The number of people newly diagnosed with Hepatitis Delta virus (HDV) infection in the United States is increasing. Furthermore, the incidence of HDV co-infection among chronic Hepatitis B virus (HBV) patients also is rising nationwide.
These alarming conclusions come from data from an International Classification of Diseases (ICD) analysis presented by Eiger BioPharmaceuticals at the 2017 Digestive Disease Week, held in Chicago, Illinois, May 6-9.
“Hepatitis Delta is the most aggressive form of viral hepatitis, and due to the absence of an approved therapy, testing for hepatitis delta infection has been limited historically,” Eduardo B. Martins, MD, senior vice president of liver and infectious diseases development at Eiger, said in a press release.
“Results from this ICD-10 analysis indicate that only 4.7% of chronic HBV patients are tested for HDV co-infection, even though this represents a 30% increase in HDV testing in 2016 versus 2012. Our data support the need for increasing awareness and diagnosis of hepatitis delta infection.” Martins added.
HDV occurs only as a co-infection in individuals infected with HBV. HDV causes more severe liver disease than HBV alone, and is linked to accelerated liver fibrosis, liver cancer, and liver failure.
In the study “Prevalence of Hepatitis Delta Virus (HDV) Infection in the United States: Results from an ICD-10 Review,” published last month in the journal Gastroenterology, Martins and Jeffrey Glenn conducted a U.S.-specific assessment of medical claims between 2006 and 2015 for HBV/HDV co-infection, and HBV without HDV co-infection.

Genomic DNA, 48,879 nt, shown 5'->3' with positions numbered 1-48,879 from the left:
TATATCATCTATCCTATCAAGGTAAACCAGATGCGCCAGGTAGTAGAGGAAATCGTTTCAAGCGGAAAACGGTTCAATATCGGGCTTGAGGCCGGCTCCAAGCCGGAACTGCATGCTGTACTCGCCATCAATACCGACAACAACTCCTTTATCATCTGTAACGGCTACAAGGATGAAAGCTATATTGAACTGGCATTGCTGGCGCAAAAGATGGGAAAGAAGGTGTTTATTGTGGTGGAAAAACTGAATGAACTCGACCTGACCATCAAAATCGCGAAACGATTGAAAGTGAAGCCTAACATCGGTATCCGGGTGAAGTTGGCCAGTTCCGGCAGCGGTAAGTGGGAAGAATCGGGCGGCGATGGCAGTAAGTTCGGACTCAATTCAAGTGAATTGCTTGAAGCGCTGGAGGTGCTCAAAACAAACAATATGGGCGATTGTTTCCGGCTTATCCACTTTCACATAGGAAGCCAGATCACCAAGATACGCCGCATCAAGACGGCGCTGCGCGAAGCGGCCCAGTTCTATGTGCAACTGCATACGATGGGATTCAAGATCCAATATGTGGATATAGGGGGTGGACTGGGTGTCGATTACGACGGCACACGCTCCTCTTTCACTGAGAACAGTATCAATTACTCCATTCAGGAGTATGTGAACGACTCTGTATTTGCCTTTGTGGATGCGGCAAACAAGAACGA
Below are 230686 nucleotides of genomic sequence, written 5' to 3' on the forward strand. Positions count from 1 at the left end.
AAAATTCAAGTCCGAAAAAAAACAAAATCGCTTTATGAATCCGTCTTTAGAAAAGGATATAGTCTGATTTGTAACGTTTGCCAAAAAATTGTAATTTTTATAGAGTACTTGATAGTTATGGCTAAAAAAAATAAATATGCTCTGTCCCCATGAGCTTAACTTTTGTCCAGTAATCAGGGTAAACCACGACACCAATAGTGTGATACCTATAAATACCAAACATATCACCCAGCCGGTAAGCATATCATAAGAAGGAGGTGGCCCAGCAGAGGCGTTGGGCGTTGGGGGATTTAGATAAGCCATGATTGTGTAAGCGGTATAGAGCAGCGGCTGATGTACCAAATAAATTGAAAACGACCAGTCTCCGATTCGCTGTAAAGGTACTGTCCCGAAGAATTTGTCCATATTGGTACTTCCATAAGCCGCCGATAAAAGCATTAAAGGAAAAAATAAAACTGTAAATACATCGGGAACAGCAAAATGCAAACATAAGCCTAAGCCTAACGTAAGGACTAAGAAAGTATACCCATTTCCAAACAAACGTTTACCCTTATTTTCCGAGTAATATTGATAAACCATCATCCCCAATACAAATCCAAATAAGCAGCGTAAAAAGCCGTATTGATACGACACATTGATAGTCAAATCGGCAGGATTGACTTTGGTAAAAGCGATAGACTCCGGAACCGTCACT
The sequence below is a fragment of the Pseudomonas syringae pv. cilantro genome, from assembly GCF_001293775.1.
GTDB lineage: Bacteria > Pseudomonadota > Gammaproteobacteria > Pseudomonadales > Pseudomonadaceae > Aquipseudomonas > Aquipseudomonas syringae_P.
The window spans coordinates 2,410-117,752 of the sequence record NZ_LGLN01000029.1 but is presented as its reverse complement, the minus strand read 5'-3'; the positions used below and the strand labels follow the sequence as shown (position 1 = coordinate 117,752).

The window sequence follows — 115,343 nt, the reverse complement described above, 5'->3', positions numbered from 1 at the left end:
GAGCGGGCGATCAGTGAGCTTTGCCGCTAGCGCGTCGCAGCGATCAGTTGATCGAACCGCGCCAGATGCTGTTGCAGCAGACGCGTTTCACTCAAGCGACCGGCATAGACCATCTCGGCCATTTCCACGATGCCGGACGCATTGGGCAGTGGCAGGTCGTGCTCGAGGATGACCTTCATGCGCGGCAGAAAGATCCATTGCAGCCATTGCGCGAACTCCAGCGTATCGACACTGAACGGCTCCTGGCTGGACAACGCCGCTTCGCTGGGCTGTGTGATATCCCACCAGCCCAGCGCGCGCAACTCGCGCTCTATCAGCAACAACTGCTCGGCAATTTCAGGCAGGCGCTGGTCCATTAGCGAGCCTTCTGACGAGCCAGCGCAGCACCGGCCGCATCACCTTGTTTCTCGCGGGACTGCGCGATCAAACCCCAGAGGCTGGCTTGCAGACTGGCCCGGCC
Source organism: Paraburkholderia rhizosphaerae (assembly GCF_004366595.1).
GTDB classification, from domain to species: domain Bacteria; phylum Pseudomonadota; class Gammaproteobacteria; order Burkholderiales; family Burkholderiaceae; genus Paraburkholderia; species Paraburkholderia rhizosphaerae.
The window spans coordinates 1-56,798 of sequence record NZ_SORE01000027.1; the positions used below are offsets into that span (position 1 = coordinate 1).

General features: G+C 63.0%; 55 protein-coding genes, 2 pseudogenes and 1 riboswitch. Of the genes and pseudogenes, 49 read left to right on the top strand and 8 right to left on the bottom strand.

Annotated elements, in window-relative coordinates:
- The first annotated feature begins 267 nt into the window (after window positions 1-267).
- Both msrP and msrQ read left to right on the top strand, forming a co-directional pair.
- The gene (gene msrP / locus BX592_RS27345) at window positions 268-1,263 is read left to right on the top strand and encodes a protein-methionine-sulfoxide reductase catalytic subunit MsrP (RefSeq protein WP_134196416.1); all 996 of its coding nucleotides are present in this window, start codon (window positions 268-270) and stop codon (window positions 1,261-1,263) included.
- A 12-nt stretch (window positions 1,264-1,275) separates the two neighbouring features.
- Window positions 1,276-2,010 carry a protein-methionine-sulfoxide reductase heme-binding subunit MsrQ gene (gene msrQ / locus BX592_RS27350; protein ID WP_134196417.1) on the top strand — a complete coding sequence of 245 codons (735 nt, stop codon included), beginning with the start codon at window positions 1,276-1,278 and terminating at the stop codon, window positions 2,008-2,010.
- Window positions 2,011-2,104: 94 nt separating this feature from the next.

Between 2006 and 2014, the database contained 118,867 unique individual cases of HBV mono-infection and 14,711 individual cases of HBV/HDV co-infection, a prevalence rate of 12.3%. Between October-December 2015, the prevalence rate was 5.6% (583 HBV/HDV co-infection; 10,333 HBV mono-infection).
According to the results from the study, more than 11.8% of those infected with chronic HBV also may have HDV. Of note, researchers found that only a small percentage of those with chronic HBV (4.7%) are being tested for HDV co-infection.
The results showed that an increase in HDV testing among people infected with HBV can significantly increase the numbers of detected HDV/HBV co-infection cases in the U.S.
Researchers also emphasized that clinicians should be aware of the growing footprint associated with the HDV patient population and the potential for undiagnosed HDV cases.
The team concluded that the findings highlight the need for more HDV testing among patients infected with HBV. In the U.S., HDV testing is available through commercial laboratories.